author = {Akinosho, Hannah and Yee, Kelsey and Rodriguez, Miguel and Muchero, Wellington and Yoo, Chang Geun and Li, Mi and Thompson, Olivia and Pu, Yunqiao Joseph and Brown, Steven D. and Mielenz, Johnathan R. and Ragauskas, Arthur J.},
abstractNote = {Because cellulosic ethanol production remains cost-prohibitive„ advances in consolidated bioprocessing (CBP) have been directed towards lifting this restriction. CBP reduces the need for added enzymes and can potentially slash ethanol production costs through process integration. Clostridium thermocellum, a CBP microorganism, organizes its enzymes in a multi-enzyme complex - a stark contrast to fungal enzymes. Nonetheless, recalcitrance may limit the extent of biomass deconstruction. Here in this study, six Populus were treated with C. thermocellum (ATCC 27405) and characterized to determine structural changes that resulted from CBP. The 2D HSQC NMR spectra of lignin-enriched residues revealed that higher S/G ratio (2.6) and fewer carbon-carbon interunit linkages (generally 2–5%) were present in the top performing poplar. Furthermore, cellulose degree of polymerization data suggests that C. thermocellum likely circumvents long chain cellulose, while cellulose crystallinity and hemicellulose molecular weight data do not provide a direct indication of features connected to recalcitrance. Hence, C. thermocellum is similarly impacted by the proposed lignin properties that negatively impact biomass deconstruction using fungal enzymes.},
doi = {10.1002/slct.201701572},
journal = {Chemistry Select},
number = 33,
volume = 2,
place = {United States},
year = 2017,
month =
}

Journal Article:
Free Publicly Available Full Text
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  • The bacterium Clostridium thermocellum offers a distinct and integrated approach to ethanol production through consolidated bioprocessing (CBP). The Simons’ stain technique, which assays the accessibility of lignocellulosic biomass, has been traditionally applied to fungal cellulase systems; however, its application to CBP has not been fully explored. For this reason, the structural properties of eight Populus trichocarpa with either high or low biomass densities were compared in this paper to determine bioconversion differences during separate hydrolysis and fermentation (SHF) and CBP with C. thermocellum. Simons’ staining generally identifies low density poplar as more accessible than high density poplar. Additionally, low densitymore » P. trichocarpa generally contained less Klason lignin than high density poplar. SHF and CBP treatments consistently identified BESC-7 (high density, low accessibility, low surface roughness) as a low ethanol yielding biomass and GW-9914 (low density, high accessibility, high surface roughness) as a high ethanol yielding biomass. Upon further investigation, BESC-7 also contained a high Klason lignin content (~25%), while GW-9914 had a low lignin content (~20%). Cellulose degree of polymerization (DP) measurements exhibited a weak linear correlation with accessibility (r 2 = 0.17). Finally, therefore, the ethanol yields were correlated with accessibility and lignin content extremes but not cellulose DP.« less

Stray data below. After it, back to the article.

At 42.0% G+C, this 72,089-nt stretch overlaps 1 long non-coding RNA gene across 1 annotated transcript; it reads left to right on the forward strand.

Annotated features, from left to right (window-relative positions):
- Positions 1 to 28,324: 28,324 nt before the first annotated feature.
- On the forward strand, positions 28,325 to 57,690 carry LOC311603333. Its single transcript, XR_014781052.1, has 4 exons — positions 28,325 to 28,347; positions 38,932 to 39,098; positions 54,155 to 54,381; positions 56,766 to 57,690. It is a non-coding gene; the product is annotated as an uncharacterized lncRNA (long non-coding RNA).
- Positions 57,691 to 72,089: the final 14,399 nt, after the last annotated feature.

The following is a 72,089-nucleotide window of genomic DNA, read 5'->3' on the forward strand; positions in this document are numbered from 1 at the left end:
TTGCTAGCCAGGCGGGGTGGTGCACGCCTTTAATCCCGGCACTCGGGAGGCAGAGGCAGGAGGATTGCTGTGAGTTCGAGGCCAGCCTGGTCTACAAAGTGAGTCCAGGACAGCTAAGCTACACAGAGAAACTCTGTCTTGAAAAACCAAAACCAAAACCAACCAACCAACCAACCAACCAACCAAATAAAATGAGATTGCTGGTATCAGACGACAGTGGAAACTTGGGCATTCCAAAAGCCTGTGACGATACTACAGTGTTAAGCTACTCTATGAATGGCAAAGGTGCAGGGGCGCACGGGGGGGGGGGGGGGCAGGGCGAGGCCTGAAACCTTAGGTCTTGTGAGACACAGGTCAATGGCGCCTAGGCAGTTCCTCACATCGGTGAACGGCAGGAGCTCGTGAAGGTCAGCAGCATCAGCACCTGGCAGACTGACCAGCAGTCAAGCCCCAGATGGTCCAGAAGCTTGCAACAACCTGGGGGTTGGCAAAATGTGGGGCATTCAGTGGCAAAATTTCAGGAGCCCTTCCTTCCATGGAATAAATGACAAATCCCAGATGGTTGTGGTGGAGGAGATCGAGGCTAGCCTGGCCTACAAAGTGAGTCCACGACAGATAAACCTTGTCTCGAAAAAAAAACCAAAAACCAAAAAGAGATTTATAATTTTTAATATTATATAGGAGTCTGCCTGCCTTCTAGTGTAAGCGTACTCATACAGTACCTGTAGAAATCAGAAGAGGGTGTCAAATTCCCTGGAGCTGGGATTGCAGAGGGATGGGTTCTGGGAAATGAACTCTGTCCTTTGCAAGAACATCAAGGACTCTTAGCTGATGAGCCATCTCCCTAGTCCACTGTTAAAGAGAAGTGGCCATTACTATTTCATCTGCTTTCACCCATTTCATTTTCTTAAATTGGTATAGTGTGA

• Background: Higher ratios of syringyl-to-guaiacyl (S/G) lignin components of Populus were shown to improve sugar release by enzymatic hydrolysis using commercial blends. Cellulolytic microbes are often robust biomass hydrolyzers and may offer cost advantages; however, it is unknown whether their activity can also be significantly influenced by the ratio of different monolignol types in Populus biomass. Hydrolysis and fermentation of autoclaved, but otherwise not pretreated Populus trichocarpa by Clostridium thermocellum ATCC 27405 was compared using feedstocks that had similar carbohydrate and total lignin contents but differed in S/G ratios. Results: Populus with an S/G ratio of 2.1 was converted moremore » rapidly and to a greater extent compared to similar biomass that had a ratio of 1.2. For either microbes or commercial enzymes, an approximate 50% relative difference in total solids solubilization was measured for both biomasses, which suggests that the differences and limitations in the microbial breakdown of lignocellulose may be largely from the enzymatic hydrolytic process. Unexpectedly, the reduction in glucan content per gram solid in the residual microbially processed biomass was similar (17–18%) irrespective of S/G ratio, pointing to a similar mechanism of solubilization that proceeded at different rates. Fermentation metabolome testing did not reveal the release of known biomass-derived alcohol and aldehyde inhibitors that could explain observed differences in microbial hydrolytic activity. Biomass-derived p-hydroxybenzoic acid was up to ninefold higher in low S/G ratio biomass fermentations, but was not found to be inhibitory in subsequent test fermentations. Cellulose crystallinity and degree of polymerization did not vary between Populus lines and had minor changes after fermentation. However, lignin molecular weights and cellulose accessibility determined by Simons’ staining were positively correlated to the S/G content. Conclusions: Higher S/G ratios in Populus biomass lead to longer and more linear lignin chains and greater access to surface cellulosic content by microbe-bound enzymatic complexes. Substrate access limitation is suggested as a primary bottleneck in solubilization of minimally processed Populus, which has important implications for microbial deconstruction of lignocellulose biomass. Our findings will allow others to examine different Populus lines and to test if similar observations are possible for other plant species.« less